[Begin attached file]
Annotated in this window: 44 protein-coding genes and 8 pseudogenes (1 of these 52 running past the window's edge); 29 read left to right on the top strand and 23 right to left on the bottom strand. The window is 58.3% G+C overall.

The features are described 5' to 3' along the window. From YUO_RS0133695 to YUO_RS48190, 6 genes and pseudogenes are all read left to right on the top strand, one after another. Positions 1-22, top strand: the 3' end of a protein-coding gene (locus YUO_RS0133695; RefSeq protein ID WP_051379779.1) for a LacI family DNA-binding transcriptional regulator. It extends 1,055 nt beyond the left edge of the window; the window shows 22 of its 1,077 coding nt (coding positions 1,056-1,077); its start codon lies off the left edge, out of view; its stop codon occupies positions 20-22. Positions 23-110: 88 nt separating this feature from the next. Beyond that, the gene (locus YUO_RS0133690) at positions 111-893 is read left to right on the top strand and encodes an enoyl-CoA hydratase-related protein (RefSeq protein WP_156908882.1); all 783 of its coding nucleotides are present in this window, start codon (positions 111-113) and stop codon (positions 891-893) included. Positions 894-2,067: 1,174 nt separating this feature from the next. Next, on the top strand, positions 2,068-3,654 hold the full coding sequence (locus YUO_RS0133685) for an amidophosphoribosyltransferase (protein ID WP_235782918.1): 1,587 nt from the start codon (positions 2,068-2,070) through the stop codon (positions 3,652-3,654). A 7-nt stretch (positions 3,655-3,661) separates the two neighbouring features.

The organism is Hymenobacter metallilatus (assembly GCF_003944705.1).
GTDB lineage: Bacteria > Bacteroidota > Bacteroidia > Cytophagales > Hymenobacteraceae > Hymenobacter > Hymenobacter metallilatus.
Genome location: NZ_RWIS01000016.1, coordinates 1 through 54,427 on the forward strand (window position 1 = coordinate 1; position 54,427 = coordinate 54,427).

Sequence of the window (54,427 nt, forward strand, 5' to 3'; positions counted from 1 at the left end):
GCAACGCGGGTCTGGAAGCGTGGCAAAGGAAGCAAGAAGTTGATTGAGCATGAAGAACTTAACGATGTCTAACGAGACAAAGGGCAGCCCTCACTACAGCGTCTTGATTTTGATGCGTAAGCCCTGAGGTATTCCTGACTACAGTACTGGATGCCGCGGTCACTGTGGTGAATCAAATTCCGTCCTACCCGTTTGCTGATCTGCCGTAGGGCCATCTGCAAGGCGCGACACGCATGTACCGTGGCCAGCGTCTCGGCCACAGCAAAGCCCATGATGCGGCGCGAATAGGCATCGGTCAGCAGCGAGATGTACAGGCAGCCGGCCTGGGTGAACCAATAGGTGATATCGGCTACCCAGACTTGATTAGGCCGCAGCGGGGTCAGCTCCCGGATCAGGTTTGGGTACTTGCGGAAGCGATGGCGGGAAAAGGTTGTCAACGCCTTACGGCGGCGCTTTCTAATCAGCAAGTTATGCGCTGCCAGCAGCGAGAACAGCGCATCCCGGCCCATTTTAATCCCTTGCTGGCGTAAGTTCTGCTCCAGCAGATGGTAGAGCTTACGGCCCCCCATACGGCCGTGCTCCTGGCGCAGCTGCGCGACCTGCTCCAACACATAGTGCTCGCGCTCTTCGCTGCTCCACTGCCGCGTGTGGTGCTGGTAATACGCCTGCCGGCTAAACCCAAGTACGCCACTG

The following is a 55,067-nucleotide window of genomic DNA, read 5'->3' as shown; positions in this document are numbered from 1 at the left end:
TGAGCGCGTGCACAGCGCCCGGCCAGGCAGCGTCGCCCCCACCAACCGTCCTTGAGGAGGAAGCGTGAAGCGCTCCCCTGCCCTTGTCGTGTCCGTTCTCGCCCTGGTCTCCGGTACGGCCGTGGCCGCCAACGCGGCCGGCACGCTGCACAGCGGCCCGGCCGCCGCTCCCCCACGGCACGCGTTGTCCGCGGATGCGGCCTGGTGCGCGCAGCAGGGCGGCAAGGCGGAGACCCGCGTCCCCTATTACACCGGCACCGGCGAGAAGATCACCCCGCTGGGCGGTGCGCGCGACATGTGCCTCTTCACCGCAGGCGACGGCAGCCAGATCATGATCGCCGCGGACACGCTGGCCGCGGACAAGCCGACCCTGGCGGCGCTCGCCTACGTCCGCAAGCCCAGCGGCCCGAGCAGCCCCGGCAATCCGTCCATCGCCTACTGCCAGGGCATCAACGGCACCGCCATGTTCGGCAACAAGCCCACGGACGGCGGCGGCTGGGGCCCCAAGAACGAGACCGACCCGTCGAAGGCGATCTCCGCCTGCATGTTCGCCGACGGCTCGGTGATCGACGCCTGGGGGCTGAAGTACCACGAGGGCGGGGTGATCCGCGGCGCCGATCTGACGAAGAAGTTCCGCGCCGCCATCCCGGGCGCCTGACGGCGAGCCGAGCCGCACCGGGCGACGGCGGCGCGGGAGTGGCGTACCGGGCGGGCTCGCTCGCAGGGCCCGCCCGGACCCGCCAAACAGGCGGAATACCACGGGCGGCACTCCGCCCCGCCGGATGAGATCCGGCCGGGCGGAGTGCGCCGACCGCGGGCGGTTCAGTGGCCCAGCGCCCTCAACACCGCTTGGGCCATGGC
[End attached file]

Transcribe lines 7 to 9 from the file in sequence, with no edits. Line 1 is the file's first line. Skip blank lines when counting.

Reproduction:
GCAACGCGGGTCTGGAAGCGTGGCAAAGGAAGCAAGAAGTTGATTGAGCATGAAGAACTTAACGATGTCTAACGAGACAAAGGGCAGCCCTCACTACAGCGTCTTGATTTTGATGCGTAAGCCCTGAGGTATTCCTGACTACAGTACTGGATGCCGCGGTCACTGTGGTGAATCAAATTCCGTCCTACCCGTTTGCTGATCTGCCGTAGGGCCATCTGCAAGGCGCGACACGCATGTACCGTGGCCAGCGTCTCGGCCACAGCAAAGCCCATGATGCGGCGCGAATAGGCATCGGTCAGCAGCGAGATGTACAGGCAGCCGGCCTGGGTGAACCAATAGGTGATATCGGCTACCCAGACTTGATTAGGCCGCAGCGGGGTCAGCTCCCGGATCAGGTTTGGGTACTTGCGGAAGCGATGGCGGGAAAAGGTTGTCAACGCCTTACGGCGGCGCTTTCTAATCAGCAAGTTATGCGCTGCCAGCAGCGAGAACAGCGCATCCCGGCCCATTTTAATCCCTTGCTGGCGTAAGTTCTGCTCCAGCAGATGGTAGAGCTTACGGCCCCCCATACGGCCGTGCTCCTGGCGCAGCTGCGCGACCTGCTCCAACACATAGTGCTCGCGCTCTTCGCTGCTCCACTGCCGCGTGTGGTGCTGGTAATACGCCTGCCGGCTAAACCCAAGTACGCCACTG

The following is a 55,067-nucleotide window of genomic DNA, read 5'->3' as shown; positions in this document are numbered from 1 at the left end:
TGAGCGCGTGCACAGCGCCCGGCCAGGCAGCGTCGCCCCCACCAACCGTCCTTGAGGAGGAAGCGTGAAGCGCTCCCCTGCCCTTGTCGTGTCCGTTCTCGCCCTGGTCTCCGGTACGGCCGTGGCCGCCAACGCGGCCGGCACGCTGCACAGCGGCCCGGCCGCCGCTCCCCCACGGCACGCGTTGTCCGCGGATGCGGCCTGGTGCGCGCAGCAGGGCGGCAAGGCGGAGACCCGCGTCCCCTATTACACCGGCACCGGCGAGAAGATCACCCCGCTGGGCGGTGCGCGCGACATGTGCCTCTTCACCGCAGGCGACGGCAGCCAGATCATGATCGCCGCGGACACGCTGGCCGCGGACAAGCCGACCCTGGCGGCGCTCGCCTACGTCCGCAAGCCCAGCGGCCCGAGCAGCCCCGGCAATCCGTCCATCGCCTACTGCCAGGGCATCAACGGCACCGCCATGTTCGGCAACAAGCCCACGGACGGCGGCGGCTGGGGCCCCAAGAACGAGACCGACCCGTCGAAGGCGATCTCCGCCTGCATGTTCGCCGACGGCTCGGTGATCGACGCCTGGGGGCTGAAGTACCACGAGGGCGGGGTGATCCGCGGCGCCGATCTGACGAAGAAGTTCCGCGCCGCCATCCCGGGCGCCTGACGGCGAGCCGAGCCGCACCGGGCGACGGCGGCGCGGGAGTGGCGTACCGGGCGGGCTCGCTCGCAGGGCCCGCCCGGACCCGCCAAACAGGCGGAATACCACGGGCGGCACTCCGCCCCGCCGGATGAGATCCGGCCGGGCGGAGTGCGCCGACCGCGGGCGGTTCAGTGGCCCAGCGCCCTCAACACCGCTTGGGCCATGGC